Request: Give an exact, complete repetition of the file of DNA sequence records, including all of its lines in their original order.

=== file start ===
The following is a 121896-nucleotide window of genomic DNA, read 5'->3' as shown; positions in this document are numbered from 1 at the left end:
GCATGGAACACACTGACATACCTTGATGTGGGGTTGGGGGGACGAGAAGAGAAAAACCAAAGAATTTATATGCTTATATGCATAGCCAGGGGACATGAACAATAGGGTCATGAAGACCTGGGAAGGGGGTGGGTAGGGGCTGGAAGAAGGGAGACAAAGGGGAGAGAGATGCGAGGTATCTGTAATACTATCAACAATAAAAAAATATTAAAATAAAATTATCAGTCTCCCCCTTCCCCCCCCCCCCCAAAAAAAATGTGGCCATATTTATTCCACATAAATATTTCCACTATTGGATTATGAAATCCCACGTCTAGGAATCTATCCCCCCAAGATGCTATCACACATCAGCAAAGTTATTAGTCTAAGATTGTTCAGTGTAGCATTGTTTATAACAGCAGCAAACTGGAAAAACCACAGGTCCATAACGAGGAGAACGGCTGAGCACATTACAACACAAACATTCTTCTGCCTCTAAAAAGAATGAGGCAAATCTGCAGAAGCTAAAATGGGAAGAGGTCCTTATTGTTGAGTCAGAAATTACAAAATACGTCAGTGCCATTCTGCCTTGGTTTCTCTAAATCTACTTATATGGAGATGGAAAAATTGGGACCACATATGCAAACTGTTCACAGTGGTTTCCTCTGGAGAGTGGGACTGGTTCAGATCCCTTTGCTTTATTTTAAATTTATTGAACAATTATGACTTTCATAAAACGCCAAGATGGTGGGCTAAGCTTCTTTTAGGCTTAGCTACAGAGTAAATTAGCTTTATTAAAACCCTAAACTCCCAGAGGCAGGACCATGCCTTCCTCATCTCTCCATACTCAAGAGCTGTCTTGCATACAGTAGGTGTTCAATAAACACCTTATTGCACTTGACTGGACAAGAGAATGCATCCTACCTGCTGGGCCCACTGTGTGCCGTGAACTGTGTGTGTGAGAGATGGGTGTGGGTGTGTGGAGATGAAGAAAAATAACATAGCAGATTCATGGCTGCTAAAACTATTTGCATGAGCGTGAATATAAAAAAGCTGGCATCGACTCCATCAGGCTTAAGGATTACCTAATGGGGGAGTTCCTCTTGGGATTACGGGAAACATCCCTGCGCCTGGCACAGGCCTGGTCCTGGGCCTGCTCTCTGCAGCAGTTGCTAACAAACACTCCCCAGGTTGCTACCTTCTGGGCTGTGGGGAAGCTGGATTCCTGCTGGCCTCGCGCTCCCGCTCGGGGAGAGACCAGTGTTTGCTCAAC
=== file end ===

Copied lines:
The following is a 121896-nucleotide window of genomic DNA, read 5'->3' as shown; positions in this document are numbered from 1 at the left end:
GCATGGAACACACTGACATACCTTGATGTGGGGTTGGGGGGACGAGAAGAGAAAAACCAAAGAATTTATATGCTTATATGCATAGCCAGGGGACATGAACAATAGGGTCATGAAGACCTGGGAAGGGGGTGGGTAGGGGCTGGAAGAAGGGAGACAAAGGGGAGAGAGATGCGAGGTATCTGTAATACTATCAACAATAAAAAAATATTAAAATAAAATTATCAGTCTCCCCCTTCCCCCCCCCCCCCAAAAAAAATGTGGCCATATTTATTCCACATAAATATTTCCACTATTGGATTATGAAATCCCACGTCTAGGAATCTATCCCCCCAAGATGCTATCACACATCAGCAAAGTTATTAGTCTAAGATTGTTCAGTGTAGCATTGTTTATAACAGCAGCAAACTGGAAAAACCACAGGTCCATAACGAGGAGAACGGCTGAGCACATTACAACACAAACATTCTTCTGCCTCTAAAAAGAATGAGGCAAATCTGCAGAAGCTAAAATGGGAAGAGGTCCTTATTGTTGAGTCAGAAATTACAAAATACGTCAGTGCCATTCTGCCTTGGTTTCTCTAAATCTACTTATATGGAGATGGAAAAATTGGGACCACATATGCAAACTGTTCACAGTGGTTTCCTCTGGAGAGTGGGACTGGTTCAGATCCCTTTGCTTTATTTTAAATTTATTGAACAATTATGACTTTCATAAAACGCCAAGATGGTGGGCTAAGCTTCTTTTAGGCTTAGCTACAGAGTAAATTAGCTTTATTAAAACCCTAAACTCCCAGAGGCAGGACCATGCCTTCCTCATCTCTCCATACTCAAGAGCTGTCTTGCATACAGTAGGTGTTCAATAAACACCTTATTGCACTTGACTGGACAAGAGAATGCATCCTACCTGCTGGGCCCACTGTGTGCCGTGAACTGTGTGTGTGAGAGATGGGTGTGGGTGTGTGGAGATGAAGAAAAATAACATAGCAGATTCATGGCTGCTAAAACTATTTGCATGAGCGTGAATATAAAAAAGCTGGCATCGACTCCATCAGGCTTAAGGATTACCTAATGGGGGAGTTCCTCTTGGGATTACGGGAAACATCCCTGCGCCTGGCACAGGCCTGGTCCTGGGCCTGCTCTCTGCAGCAGTTGCTAACAAACACTCCCCAGGTTGCTACCTTCTGGGCTGTGGGGAAGCTGGATTCCTGCTGGCCTCGCGCTCCCGCTCGGGGAGAGACCAGTGTTTGCTCAAC